Studying the phenomenon of nucleolar dominance, in which one parental set of ribosomal genes in a hybrid is silenced, Craig Pikaard, Ph.D., Washington University professor of biology in Arts & Sciences and colleagues have identified the protein HDA6 as an important player in the silencing. Using the experimental plant genus Arabidopsis, they have shown that HDA6 is located in the nucleus of Arabidopsis cells, and they have imaged it, characterized it biochemically and defined its role in two cellular activities that help bring about gene silencing.
According to Pikaard, genes can be turned off when acetyl groups ?little two-carbon entities ?are removed from histones, the proteins that wrap the DNA, and when methylation -- a chemical modification of cytosine, one of the four chemical subunits of DNA -- occurs. The removal of acetyl groups is called deacetylation. He and his collaborators found that one of many predicted histone deacetylases in Arabidopsis, HDA6 is a key player in both histone deacetylation and DNA methylation of ribosomal RNA genes. Both types of modification are studied as part of a biological field known as epigenetics, the goal of which is to understand how the packaging of DNA and its associated proteins can affect gene expression. In plants, as well as animals, some epigenetic traits are stable and can be inherited when a cell divides or even into the next generation.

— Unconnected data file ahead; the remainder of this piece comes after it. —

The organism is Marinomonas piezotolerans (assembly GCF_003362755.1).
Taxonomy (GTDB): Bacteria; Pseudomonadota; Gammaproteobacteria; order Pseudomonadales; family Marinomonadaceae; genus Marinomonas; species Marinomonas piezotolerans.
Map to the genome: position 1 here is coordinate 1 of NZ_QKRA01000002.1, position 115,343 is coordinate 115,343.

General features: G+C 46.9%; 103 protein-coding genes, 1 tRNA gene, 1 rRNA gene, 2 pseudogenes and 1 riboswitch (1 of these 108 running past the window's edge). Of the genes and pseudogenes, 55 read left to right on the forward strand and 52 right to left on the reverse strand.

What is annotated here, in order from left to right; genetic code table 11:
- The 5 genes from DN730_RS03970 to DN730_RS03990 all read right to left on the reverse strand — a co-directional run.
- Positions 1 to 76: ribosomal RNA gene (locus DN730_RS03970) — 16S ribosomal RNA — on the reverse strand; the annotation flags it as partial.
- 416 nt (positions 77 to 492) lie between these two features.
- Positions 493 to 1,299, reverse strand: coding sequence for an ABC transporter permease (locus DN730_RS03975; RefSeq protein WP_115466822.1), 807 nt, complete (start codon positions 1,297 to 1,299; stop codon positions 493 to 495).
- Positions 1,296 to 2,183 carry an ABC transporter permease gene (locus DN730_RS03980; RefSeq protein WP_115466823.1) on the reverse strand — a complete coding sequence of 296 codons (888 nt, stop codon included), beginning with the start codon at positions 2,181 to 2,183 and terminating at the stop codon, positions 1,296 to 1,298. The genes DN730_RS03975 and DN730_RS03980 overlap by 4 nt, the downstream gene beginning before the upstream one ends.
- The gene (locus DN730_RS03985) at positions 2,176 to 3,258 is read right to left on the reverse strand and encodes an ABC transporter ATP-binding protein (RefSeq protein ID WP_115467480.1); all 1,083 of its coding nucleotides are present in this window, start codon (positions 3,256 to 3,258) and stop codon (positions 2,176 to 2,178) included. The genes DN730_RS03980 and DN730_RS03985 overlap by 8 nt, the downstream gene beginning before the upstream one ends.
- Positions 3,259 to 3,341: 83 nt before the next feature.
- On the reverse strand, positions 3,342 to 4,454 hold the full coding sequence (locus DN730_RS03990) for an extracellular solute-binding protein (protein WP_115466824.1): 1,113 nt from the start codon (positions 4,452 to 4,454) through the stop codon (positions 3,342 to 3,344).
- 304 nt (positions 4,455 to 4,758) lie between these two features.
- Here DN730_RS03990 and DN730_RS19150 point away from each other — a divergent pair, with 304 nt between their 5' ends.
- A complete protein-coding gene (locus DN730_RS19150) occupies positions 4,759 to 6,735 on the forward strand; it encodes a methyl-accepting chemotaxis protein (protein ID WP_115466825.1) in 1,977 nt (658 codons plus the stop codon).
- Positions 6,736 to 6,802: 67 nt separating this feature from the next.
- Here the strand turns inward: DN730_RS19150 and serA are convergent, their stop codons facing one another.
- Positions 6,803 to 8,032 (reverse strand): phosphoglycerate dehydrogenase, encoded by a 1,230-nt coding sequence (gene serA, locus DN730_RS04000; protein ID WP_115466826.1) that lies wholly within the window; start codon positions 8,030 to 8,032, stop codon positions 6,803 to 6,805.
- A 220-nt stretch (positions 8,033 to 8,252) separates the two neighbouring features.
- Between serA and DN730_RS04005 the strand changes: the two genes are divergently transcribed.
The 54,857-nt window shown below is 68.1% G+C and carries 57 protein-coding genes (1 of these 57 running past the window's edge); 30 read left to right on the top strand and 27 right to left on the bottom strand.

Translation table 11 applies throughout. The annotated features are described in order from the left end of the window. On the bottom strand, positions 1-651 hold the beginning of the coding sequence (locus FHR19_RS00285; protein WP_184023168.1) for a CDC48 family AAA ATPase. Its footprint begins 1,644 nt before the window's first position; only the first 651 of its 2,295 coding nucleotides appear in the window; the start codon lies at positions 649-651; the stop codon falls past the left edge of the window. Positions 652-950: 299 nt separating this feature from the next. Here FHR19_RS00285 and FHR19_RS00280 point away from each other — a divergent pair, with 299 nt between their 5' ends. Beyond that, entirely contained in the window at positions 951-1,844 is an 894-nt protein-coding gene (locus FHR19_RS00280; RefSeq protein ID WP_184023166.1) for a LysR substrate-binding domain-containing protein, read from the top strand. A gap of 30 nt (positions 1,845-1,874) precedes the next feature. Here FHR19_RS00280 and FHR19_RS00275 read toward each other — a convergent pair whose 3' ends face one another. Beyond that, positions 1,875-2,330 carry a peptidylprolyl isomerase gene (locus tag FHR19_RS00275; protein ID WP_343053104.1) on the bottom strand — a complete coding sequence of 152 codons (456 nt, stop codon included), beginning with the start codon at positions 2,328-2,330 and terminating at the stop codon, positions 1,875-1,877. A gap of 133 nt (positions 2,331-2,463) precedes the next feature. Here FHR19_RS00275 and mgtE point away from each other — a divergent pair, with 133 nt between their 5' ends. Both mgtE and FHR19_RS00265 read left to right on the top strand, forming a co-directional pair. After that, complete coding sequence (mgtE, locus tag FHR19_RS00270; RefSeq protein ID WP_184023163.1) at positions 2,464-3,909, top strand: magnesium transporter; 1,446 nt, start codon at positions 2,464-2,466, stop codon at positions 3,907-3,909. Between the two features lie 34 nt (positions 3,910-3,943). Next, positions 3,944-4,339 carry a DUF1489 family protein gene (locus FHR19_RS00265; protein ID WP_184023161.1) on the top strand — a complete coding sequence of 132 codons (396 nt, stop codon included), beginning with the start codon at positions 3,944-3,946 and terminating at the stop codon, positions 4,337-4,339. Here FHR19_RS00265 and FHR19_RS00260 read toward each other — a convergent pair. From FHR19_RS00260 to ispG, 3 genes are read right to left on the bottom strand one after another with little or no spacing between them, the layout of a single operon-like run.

Pikaard explains that understanding how some genes are selectively silenced and how silenced alleles can be turned on again may someday have practical benefits. For instance, tumor suppressor genes that normally help keep cells from dividing uncontrollably are often silenced by DNA methylation and histone
Source:Washington University in St. Louis